I have always been the kind of person who needs something to do with their hands. There’s a deck of cards, one of those hand exercisers from the 80s, a spinning top, and a really satisfying-to-click pen all sitting on my desk right now, just waiting for me to absentmindedly fiddle with.
But, that stopped being enough about two months into my quarantine. Suddenly, those pens just weren’t doing it for me anymore. I had mastered the perfect bridge shuffle. My grip strength was unbelievable. I needed something new.
A new idea was given to me by chance. I was laying in bed (probably tossing a baseball straight into the air and trying to catch it before it landed on my face) when I got a text from one of my friends.
“Nick you should start playing bass.” Oh my god, I should start playing bass.
Instantly, I dove headfirst into research, looking at brands, watching YouTube videos, learning all I that could. A couple of days later, the cheapest electric bass and amp that money could buy arrived from Guitar Center, and I was set.
A few weeks later, my new obsession with this instrument still rolling, I swung into my local Guitar Center which had just recently reopened to see if I could try out something a little higher-end. I had never been into a Guitar Center before, but I knew what to expect: walls upon walls of instruments, equipment everywhere, shaggy dudes blasting Stairway to Heaven.
That wasn’t what I found. There were walls of guitars, but they looked a little sparser than I expected. There was equipment, but it wasn’t everywhere the eyes could see, more like grouped into one or two corners. I walked up to the most “shaggy dude”-looking employee (a surprisingly hard choice) and asked him where the bass guitars were.
He pointed me in a direction but apologized that there weren’t many choices. I asked him why that was, and he told me that since everyone has been locked up in their houses, instruments had been flying off the shelves.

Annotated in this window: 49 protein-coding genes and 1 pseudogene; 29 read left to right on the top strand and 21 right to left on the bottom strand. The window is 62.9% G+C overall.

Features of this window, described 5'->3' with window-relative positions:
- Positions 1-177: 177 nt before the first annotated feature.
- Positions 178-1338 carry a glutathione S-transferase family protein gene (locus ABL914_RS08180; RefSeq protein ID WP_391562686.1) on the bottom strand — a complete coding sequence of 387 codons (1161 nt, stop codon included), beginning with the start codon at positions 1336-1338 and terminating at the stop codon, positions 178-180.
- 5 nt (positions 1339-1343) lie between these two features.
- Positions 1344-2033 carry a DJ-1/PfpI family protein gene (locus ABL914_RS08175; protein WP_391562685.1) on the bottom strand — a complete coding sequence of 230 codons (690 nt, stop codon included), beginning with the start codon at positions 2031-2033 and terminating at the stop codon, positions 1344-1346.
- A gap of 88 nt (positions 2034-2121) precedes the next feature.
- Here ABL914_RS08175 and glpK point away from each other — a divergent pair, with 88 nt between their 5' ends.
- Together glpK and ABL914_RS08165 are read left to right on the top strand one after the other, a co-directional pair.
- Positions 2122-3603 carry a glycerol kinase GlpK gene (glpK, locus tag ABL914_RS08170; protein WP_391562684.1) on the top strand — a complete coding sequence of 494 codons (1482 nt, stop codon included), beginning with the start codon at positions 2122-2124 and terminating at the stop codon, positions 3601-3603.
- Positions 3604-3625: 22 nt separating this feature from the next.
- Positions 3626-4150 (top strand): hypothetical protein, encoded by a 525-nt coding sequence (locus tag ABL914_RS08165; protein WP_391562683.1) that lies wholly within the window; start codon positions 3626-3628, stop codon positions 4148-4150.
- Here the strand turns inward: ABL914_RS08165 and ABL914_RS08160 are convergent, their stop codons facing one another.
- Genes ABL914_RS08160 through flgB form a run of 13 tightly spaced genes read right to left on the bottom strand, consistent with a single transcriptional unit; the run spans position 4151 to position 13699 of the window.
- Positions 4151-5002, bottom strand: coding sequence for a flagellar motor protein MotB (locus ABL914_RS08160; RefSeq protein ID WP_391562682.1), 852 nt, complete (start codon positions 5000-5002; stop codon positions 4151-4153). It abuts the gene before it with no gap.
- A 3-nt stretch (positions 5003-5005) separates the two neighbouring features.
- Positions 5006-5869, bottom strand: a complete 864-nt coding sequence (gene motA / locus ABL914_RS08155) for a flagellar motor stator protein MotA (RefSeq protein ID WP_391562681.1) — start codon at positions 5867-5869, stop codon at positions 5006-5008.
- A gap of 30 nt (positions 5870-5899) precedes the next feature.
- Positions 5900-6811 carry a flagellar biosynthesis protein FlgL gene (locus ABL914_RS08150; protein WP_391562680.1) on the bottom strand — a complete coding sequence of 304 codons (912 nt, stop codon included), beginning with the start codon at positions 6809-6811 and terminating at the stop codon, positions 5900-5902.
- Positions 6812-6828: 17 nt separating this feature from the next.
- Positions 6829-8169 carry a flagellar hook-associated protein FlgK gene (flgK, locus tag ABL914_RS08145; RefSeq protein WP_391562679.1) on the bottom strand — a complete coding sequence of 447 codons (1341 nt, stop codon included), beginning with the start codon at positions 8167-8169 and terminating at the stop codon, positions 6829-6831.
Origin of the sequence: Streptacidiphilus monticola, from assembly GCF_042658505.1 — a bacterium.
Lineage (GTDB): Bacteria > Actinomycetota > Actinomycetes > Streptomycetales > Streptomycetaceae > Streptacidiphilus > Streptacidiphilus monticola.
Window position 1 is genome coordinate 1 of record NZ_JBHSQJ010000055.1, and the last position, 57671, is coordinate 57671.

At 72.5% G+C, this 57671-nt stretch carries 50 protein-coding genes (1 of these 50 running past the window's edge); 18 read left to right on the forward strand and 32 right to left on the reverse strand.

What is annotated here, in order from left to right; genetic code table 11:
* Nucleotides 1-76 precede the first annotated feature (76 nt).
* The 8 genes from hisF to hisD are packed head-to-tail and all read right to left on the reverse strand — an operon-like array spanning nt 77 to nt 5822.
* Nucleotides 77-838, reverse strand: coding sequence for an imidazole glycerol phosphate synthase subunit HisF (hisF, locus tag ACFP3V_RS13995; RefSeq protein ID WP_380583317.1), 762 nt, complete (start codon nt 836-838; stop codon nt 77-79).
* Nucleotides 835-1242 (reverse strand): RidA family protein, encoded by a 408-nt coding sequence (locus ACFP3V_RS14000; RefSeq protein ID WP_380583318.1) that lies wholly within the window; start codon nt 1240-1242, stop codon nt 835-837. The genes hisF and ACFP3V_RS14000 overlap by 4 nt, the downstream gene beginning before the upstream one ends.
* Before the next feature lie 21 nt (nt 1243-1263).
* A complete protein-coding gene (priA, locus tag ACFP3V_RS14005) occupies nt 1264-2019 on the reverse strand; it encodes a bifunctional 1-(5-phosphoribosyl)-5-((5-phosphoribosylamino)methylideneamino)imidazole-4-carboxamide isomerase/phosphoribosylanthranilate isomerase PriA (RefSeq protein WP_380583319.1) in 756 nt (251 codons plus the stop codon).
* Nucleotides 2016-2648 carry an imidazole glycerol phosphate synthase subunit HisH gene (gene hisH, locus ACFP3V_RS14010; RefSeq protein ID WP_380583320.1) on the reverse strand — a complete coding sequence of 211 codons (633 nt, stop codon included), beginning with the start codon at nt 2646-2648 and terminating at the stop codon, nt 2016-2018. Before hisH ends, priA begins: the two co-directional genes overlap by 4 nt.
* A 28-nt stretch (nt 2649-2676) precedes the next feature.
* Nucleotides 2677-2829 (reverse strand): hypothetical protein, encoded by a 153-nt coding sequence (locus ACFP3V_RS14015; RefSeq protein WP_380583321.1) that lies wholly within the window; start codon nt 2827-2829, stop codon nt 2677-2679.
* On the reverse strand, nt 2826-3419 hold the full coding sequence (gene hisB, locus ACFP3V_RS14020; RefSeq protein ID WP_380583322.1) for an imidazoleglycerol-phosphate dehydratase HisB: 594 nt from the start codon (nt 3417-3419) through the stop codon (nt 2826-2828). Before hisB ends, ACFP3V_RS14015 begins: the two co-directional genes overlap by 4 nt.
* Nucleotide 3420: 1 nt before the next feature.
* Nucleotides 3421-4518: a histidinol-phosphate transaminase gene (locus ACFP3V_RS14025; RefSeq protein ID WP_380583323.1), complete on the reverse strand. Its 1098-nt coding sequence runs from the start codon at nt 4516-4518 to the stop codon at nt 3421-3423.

And so I realized I wasn’t alone. But, it wasn’t just instruments that were selling like hotcakes. The pandemic, in addition to creating thousands of budding rockstars, was also helping people to manifest the at-home-studio of their dreams.
“We were selling lots and lots of recording stuff,” said Jim Minch, the general manager at Milano Music in Mesa. “Interfaces and studio monitors and studio microphones, that kind of thing. That skyrocketed because all the people who had been talking about setting up their home studios finally got around to doing it.”
Minch said that a large driver of his sales was the fact that Milano Music was able to stay open during the pandemic, and “that was about the time everyone got their stimulus checks… it went pretty bananas. We sold just, beaucoup tons of that stuff. And then guitar sales and ukulele sales went up and still are really strong.”
Another part of the music store experience that Minch saw a sustained interest in were lessons, but that was met with its own set of challenges.
“The students that stuck with us through the pandemic part of it… most of them were doing virtual lessons,” he said. “Which is something that we had to learn how to do — there’s a little learning curve to teaching over the internet.”
Minch said that most of the students had come back to in-person lessons, but there were still a good number of them continuing to work with instructors online.
So if you’ve been feeling the need lately to bang on some drums, chug out a power chord, or (like me) drive your roommates crazy with some low notes, you’re definitely not the only one. But don’t waste any more time, all the cheap stuff might be gone soon!